Monday, November 29, 2010

Business is Unforgiving. Get Used to It

“Life isn’t just about what you want to be. It’s about what you are.” I read this quote from John Rowe, the CEO of Exelon, a Chicago based energy provider in a recent BusinessWeek. His comment got me thinking about how important it is in strategy development to know your starting point.

I’m a right-brained thinker so big ideas, conceptualizing and embracing change are my natural starting points. Nothing is more exciting than new flip charts, fresh white boards and eager faces, ready to brainstorm the heck out of the future.

But wait…that’s a ready/fire/aim approach and because business owners and leaders are more risk averse than ever, it’s essential to use a structured process for evaluating strategic issues in the right sequence to give equal prominence to all aspects of thinking about the present and the future.

1. Frame the issue(s): this first step includes asking the “where are we now” question as well as understanding why we are considering a change in direction (what we want to be).
2. Generate ideas that answer the above questions.
3. Evaluate the options based on facts (resources, competition, etc.)
4. Consider the options based on perceived level of organizational change required and amount of buy-in necessary to be successful. (Do we really want to change and can we sell it to others?)
5. Develop “what-if” scenarios for each option to refine the degree of difficulty and to assess the risk management/risk mitigation challenges. (Where are our back-up plans?)
6. Agree on best course of action based on Steps 1 through 5.
7. Create an action plan designed for implementation, that is, one with timelines, accountabilities, ownership and success metrics.

In the current business climate, we can be too timid, because the future has so many unknown variables OR too bold because our strategic process doesn’t start with "what we are now". Being clear about our present doesn’t diminish our ability to generate innovative ideas for our future; being grounded in reality actually ensures that ideas become more than dreams.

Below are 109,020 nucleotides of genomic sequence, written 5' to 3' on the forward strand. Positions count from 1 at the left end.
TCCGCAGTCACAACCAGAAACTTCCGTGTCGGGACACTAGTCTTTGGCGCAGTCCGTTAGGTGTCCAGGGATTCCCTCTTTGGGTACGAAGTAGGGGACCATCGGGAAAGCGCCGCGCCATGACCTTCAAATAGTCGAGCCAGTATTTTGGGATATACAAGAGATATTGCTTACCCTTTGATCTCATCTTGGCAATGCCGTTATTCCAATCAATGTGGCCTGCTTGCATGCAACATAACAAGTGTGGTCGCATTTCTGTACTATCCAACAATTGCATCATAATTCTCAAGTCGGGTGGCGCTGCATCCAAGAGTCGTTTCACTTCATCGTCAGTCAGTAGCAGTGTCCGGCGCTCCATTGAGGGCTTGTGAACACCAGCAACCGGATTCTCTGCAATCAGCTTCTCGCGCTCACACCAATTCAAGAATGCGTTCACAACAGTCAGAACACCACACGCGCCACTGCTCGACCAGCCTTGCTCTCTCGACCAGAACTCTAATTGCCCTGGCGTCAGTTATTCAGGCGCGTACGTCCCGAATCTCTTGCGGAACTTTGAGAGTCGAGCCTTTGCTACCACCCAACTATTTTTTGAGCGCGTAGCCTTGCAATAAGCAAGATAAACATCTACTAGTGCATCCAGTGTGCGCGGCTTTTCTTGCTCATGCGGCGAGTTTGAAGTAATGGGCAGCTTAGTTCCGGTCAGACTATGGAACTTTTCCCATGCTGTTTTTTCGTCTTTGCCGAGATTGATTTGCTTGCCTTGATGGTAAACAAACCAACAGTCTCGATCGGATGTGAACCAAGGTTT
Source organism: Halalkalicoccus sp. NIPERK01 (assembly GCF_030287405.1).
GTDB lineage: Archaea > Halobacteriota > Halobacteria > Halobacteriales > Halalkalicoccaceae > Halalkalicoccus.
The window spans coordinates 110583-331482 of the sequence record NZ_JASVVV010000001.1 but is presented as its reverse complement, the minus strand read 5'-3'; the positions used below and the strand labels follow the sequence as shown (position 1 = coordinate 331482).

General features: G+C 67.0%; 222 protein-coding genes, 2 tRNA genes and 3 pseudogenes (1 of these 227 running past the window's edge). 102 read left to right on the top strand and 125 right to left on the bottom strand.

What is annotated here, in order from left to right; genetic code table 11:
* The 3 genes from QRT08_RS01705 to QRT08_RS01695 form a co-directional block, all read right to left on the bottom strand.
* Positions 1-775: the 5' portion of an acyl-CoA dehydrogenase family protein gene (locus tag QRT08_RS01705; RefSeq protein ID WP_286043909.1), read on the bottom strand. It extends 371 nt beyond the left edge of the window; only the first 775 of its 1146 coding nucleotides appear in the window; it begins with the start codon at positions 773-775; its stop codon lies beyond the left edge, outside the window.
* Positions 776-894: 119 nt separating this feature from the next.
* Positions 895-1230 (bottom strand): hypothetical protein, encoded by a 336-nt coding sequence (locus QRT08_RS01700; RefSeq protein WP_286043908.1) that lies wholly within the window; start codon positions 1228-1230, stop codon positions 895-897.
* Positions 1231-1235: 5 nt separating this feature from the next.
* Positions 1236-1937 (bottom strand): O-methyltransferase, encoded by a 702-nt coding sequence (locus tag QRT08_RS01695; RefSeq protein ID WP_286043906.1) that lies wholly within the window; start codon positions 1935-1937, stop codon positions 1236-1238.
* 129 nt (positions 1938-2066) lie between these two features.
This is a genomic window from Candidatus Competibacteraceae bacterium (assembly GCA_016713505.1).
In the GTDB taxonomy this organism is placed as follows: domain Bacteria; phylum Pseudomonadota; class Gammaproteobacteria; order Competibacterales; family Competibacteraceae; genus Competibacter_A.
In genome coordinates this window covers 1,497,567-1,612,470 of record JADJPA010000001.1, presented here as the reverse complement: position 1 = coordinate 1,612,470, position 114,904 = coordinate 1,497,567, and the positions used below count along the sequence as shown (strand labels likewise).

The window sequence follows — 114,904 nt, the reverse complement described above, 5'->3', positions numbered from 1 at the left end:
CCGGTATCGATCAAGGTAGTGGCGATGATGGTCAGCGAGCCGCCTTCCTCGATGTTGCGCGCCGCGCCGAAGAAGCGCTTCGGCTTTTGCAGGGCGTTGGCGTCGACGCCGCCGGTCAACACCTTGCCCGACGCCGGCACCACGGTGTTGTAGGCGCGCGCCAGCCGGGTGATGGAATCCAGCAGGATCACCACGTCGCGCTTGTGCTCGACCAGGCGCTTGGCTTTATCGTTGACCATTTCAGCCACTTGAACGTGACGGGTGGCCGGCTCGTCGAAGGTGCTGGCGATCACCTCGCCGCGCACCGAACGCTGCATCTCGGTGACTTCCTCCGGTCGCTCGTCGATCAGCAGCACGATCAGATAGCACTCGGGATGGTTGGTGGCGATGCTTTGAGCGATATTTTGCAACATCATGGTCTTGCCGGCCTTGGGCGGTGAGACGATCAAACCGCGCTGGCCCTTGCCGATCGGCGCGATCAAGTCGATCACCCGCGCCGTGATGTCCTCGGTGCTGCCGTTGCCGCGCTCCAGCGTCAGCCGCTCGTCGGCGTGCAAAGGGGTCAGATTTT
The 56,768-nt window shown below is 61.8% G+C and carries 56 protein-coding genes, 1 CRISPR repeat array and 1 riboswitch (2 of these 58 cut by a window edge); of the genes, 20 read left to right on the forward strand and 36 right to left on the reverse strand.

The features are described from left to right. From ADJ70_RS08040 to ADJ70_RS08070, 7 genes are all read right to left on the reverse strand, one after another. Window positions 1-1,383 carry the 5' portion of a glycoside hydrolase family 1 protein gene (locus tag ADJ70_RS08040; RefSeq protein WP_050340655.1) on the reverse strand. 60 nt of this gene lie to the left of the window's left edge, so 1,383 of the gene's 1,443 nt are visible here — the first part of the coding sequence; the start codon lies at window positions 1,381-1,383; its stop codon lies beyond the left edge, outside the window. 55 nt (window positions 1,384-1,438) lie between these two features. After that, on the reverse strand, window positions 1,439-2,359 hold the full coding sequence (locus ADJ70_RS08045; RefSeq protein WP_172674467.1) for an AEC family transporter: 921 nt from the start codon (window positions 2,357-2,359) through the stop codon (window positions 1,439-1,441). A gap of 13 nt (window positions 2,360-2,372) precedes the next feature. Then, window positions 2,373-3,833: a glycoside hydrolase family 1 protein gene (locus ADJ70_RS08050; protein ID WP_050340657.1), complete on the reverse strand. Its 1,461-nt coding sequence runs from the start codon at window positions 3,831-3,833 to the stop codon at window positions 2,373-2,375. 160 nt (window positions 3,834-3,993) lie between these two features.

Tuesday, November 2, 2010

5 Tips to Take Your Strategy Beyond "Hope"

I just returned from a two-day planning session with my business partner. As I said in a recent blog, a plan is nothing; planning is everything. This is the season of the budget and also, hopefully, strategy development, so I’d like to offer my perspective on the things that can make your strategy discussions more productive:

Get away if you can: staying in the office is a terrible idea, mostly because there is a clash of priorities; and the immediate and urgent (but not necessarily the critical) almost always win.

Begin with the end in mind: Thank you, Stephen Covey. For our business, this meant going out to 2014 for a lot of good reasons, including succession planning. Many initiatives can take several years to get right and leaving them until they are urgent is risky in today’s business environment.

Swim into a Blue Ocean: even if it’s going to take longer than 12 months (which may be a long time in American business), dare to create scenarios where your business is doing new and innovative things. This kind of activity expands your thinking and generates more options. Without ideation, your "ocean" gets redder by the minute, as the sharks circle the boat. By the way, reading Blue Ocean Strategy is good preparation for a strategic retreat.

Bite the bullet and take on the tough stuff: Effective strategic thinking means putting the skunk on the table. If you don’t talk about what’s hard, opportunities may never present themselves and, at the same time, challenges are never articulated until they rear up and bite you. Then you’re stuck spending a lot of useless time cleaning up after the skunk.

Boil down your strategy into a memorable sentence: a strategy statement by its nature can be complex and the risk is that a critical piece of your business becomes lost in verbiage. Try explaining two paragraphs of strategic direction to your employees and watch their eyes glaze over. We got ours down to “In It to Win It”. It means something to our company and it’s a lot easier to make decisions when judging them against an easy-to-recall strategy sentence.

The first step in any strategic thinking is to leave the spreadsheets and PowerPoints at the office and focus on the future. Whether your company is large or small; whether you head up a department or the entire business, strategy demands attention and dialogue. Are you using this budget season to take your thinking about your company to a new level?